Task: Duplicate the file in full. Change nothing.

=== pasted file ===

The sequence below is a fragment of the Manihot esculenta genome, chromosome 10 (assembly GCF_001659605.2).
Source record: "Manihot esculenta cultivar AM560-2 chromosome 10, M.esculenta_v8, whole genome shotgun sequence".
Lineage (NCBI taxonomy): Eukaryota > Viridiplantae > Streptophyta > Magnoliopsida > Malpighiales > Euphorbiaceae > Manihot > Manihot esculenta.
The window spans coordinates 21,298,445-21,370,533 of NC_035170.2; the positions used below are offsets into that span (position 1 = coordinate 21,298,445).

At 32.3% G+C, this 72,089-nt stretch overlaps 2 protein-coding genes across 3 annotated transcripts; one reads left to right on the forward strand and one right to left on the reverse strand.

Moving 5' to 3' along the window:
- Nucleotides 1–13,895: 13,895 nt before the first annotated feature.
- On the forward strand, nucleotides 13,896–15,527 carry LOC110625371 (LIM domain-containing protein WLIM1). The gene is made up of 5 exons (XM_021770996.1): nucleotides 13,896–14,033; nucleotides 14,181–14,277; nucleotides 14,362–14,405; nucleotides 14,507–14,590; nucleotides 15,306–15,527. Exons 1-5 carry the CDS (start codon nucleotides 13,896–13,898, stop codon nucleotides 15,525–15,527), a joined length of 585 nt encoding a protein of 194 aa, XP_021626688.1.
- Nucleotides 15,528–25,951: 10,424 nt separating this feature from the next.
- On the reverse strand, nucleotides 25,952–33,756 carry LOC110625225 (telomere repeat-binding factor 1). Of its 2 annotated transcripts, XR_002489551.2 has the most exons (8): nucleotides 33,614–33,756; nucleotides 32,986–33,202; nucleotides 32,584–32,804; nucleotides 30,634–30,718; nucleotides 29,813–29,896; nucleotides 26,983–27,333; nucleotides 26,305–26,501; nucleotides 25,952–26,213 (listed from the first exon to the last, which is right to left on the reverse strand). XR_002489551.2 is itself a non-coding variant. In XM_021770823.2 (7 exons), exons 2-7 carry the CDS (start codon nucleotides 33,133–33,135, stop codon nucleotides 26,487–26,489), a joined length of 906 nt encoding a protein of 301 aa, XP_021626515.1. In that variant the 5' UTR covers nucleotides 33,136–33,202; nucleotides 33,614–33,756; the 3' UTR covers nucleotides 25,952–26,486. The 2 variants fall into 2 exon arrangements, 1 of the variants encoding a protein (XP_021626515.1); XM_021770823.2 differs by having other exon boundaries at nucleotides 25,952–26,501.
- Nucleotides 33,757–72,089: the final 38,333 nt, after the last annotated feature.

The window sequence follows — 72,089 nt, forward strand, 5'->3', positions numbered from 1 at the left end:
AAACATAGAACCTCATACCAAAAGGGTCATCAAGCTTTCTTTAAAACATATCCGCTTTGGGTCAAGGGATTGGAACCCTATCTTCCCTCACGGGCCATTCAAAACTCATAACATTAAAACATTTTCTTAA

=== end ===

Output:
The sequence below is a fragment of the Manihot esculenta genome, chromosome 10 (assembly GCF_001659605.2).
Source record: "Manihot esculenta cultivar AM560-2 chromosome 10, M.esculenta_v8, whole genome shotgun sequence".
Lineage (NCBI taxonomy): Eukaryota > Viridiplantae > Streptophyta > Magnoliopsida > Malpighiales > Euphorbiaceae > Manihot > Manihot esculenta.
The window spans coordinates 21,298,445-21,370,533 of NC_035170.2; the positions used below are offsets into that span (position 1 = coordinate 21,298,445).

At 32.3% G+C, this 72,089-nt stretch overlaps 2 protein-coding genes across 3 annotated transcripts; one reads left to right on the forward strand and one right to left on the reverse strand.

Moving 5' to 3' along the window:
- Nucleotides 1–13,895: 13,895 nt before the first annotated feature.
- On the forward strand, nucleotides 13,896–15,527 carry LOC110625371 (LIM domain-containing protein WLIM1). The gene is made up of 5 exons (XM_021770996.1): nucleotides 13,896–14,033; nucleotides 14,181–14,277; nucleotides 14,362–14,405; nucleotides 14,507–14,590; nucleotides 15,306–15,527. Exons 1-5 carry the CDS (start codon nucleotides 13,896–13,898, stop codon nucleotides 15,525–15,527), a joined length of 585 nt encoding a protein of 194 aa, XP_021626688.1.
- Nucleotides 15,528–25,951: 10,424 nt separating this feature from the next.
- On the reverse strand, nucleotides 25,952–33,756 carry LOC110625225 (telomere repeat-binding factor 1). Of its 2 annotated transcripts, XR_002489551.2 has the most exons (8): nucleotides 33,614–33,756; nucleotides 32,986–33,202; nucleotides 32,584–32,804; nucleotides 30,634–30,718; nucleotides 29,813–29,896; nucleotides 26,983–27,333; nucleotides 26,305–26,501; nucleotides 25,952–26,213 (listed from the first exon to the last, which is right to left on the reverse strand). XR_002489551.2 is itself a non-coding variant. In XM_021770823.2 (7 exons), exons 2-7 carry the CDS (start codon nucleotides 33,133–33,135, stop codon nucleotides 26,487–26,489), a joined length of 906 nt encoding a protein of 301 aa, XP_021626515.1. In that variant the 5' UTR covers nucleotides 33,136–33,202; nucleotides 33,614–33,756; the 3' UTR covers nucleotides 25,952–26,486. The 2 variants fall into 2 exon arrangements, 1 of the variants encoding a protein (XP_021626515.1); XM_021770823.2 differs by having other exon boundaries at nucleotides 25,952–26,501.
- Nucleotides 33,757–72,089: the final 38,333 nt, after the last annotated feature.

The window sequence follows — 72,089 nt, forward strand, 5'->3', positions numbered from 1 at the left end:
AAACATAGAACCTCATACCAAAAGGGTCATCAAGCTTTCTTTAAAACATATCCGCTTTGGGTCAAGGGATTGGAACCCTATCTTCCCTCACGGGCCATTCAAAACTCATAACATTAAAACATTTTCTTAA